On March 21, 2018, the media reported that a “Bell County Grand Jury reviewed the completed investigation done by the Texas Rangers and decided no indictment should be returned to the deputy in connection with the events leading to the death of a Fort Hood soldier.” MSG Gwinn’s home of record was listed as Richwood, West Virginia. MSG Gwinn served in the Army National Guard from 1996-1999 and then enlisted in the active-duty Army in September 1999 as a combat engineer. At the time of his death, MSG Gwinn was assigned to the 20th Engineer Battalion, 36th Engineer Brigade at Fort Hood since April 2012. MSG Gwinn served in the military for over twenty years and was eligible for retirement. When the media reported on the death of MSG Gwinn, they also mentioned a sexual assault accusation lodged against him in June 2016. They reported MSG Gwinn was scheduled to go to court in November 2017 as if they were implying there was a connection between the suicide and the court date scheduled the following month. One media source reported MSG Gwinn was a highly decorated combat veteran who was known for being a perfectionist and respected by his peers. MSG Gwinn deployed to Iraq and Afghanistan a total of five times while he served with the U.S. Army.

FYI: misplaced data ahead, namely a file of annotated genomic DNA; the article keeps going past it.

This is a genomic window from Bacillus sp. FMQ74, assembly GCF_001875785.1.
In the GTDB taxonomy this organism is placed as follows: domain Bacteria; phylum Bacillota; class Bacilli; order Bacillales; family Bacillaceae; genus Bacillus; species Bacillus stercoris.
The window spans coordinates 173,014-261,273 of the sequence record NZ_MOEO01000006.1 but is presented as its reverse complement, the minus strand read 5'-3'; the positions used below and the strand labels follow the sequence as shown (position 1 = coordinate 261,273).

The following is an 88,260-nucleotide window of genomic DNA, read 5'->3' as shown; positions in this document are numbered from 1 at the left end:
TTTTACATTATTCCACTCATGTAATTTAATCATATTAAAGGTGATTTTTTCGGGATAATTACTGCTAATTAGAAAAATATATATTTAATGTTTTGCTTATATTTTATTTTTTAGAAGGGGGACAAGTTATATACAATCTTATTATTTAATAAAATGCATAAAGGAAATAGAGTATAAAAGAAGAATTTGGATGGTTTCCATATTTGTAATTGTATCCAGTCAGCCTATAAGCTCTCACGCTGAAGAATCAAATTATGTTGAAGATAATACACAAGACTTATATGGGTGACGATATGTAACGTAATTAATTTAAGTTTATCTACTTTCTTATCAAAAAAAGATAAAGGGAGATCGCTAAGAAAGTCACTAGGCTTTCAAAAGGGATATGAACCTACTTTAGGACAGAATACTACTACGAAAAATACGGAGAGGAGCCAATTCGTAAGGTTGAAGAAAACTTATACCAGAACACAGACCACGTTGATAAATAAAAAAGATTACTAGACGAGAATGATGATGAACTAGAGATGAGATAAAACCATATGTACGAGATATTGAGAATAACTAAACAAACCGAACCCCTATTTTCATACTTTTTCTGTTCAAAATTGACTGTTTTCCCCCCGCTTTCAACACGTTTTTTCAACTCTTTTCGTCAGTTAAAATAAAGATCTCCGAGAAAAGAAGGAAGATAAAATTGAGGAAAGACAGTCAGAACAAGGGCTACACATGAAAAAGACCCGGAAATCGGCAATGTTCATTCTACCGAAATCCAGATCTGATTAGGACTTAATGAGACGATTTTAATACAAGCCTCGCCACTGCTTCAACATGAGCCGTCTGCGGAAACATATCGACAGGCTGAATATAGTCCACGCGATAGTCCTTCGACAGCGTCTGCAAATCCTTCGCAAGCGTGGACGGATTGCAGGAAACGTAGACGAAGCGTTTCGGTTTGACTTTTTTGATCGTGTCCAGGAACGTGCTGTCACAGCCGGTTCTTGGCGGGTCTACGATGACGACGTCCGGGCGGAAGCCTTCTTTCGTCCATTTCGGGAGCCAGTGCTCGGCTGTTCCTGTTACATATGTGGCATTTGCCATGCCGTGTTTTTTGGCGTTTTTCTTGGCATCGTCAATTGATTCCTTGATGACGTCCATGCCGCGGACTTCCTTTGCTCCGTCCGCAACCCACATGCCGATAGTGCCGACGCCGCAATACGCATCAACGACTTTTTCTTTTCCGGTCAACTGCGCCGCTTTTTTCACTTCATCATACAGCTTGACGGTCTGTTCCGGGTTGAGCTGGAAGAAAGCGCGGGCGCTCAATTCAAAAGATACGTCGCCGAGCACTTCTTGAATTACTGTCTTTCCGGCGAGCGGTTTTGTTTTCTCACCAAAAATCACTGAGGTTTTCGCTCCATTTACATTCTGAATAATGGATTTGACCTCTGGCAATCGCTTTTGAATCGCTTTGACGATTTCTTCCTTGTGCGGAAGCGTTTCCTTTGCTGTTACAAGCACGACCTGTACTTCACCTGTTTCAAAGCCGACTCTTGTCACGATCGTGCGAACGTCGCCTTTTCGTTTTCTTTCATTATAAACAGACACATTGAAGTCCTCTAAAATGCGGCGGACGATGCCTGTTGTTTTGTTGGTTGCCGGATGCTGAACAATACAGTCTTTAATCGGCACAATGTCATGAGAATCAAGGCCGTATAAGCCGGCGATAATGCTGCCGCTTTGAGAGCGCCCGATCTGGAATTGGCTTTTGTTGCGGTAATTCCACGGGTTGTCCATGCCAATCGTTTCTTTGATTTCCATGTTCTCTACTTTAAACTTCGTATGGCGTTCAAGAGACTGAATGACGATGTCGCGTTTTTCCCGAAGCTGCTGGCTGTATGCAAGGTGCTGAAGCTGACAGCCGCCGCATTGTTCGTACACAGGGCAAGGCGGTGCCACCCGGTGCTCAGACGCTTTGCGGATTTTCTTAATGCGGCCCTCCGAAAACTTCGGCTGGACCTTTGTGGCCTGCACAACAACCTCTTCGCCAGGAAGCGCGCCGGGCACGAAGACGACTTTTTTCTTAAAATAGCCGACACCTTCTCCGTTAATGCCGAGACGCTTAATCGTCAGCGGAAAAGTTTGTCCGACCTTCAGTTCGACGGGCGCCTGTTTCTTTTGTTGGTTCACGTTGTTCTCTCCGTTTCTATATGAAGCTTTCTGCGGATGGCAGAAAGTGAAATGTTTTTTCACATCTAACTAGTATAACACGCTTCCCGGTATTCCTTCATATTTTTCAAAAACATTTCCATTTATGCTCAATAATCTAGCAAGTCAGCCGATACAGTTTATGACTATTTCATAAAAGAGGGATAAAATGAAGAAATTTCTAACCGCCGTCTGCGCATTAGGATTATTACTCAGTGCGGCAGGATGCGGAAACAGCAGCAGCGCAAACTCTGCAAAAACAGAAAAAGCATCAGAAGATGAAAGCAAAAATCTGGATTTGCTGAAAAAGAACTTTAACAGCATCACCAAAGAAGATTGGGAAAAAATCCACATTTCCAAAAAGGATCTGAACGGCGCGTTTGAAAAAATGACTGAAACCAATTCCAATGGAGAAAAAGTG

Editor’s Note: The circumstances that led to MSG Gwinn’s suicide inspired us to include him in a Fort Hood status of forces presentation we prepared for congressional representatives in Washington D.C. We believe things could have been handled better and we hope authorities learn from this experience in an effort to prevent it from happening again. We also found it in poor taste that the media mired MSG Gwinn’s reputation at the time of his death with an accusation of which he had not been found guilty of.

Areas of Concern:

  • On October 12, 2017, family informed the chain of command that MSG Gwinn was experiencing a mental health breakdown & may be suicidal; at the request of the chain of command, the military police asked the Killeen Police Department to do a ‘welfare check’ on MSG Gwinn; according to the KPD, they located MSG Gwinn in his car but he took off when approached and then led them on a high speed car chase that ended with an exchange of gunfire and MSG Gwinn taking his own life
  • How can we prevent a ‘welfare check’ from turning into an officer involved shooting, suicide by cop or suicide? Why was the high speed car chase necessary?
  • According to media reports, in June 2016, MSG Gwinn was arrested, indicted and charged by civilian authorities with “aggravated sexual assault” of a 12-year-old girl in 2012; the accusations surfaced in the midst of a child support and child custody case; MSG Gwinn maintained his innocence but a potential trial loomed and his military career and child visitation rights were on hold; Joe loved his family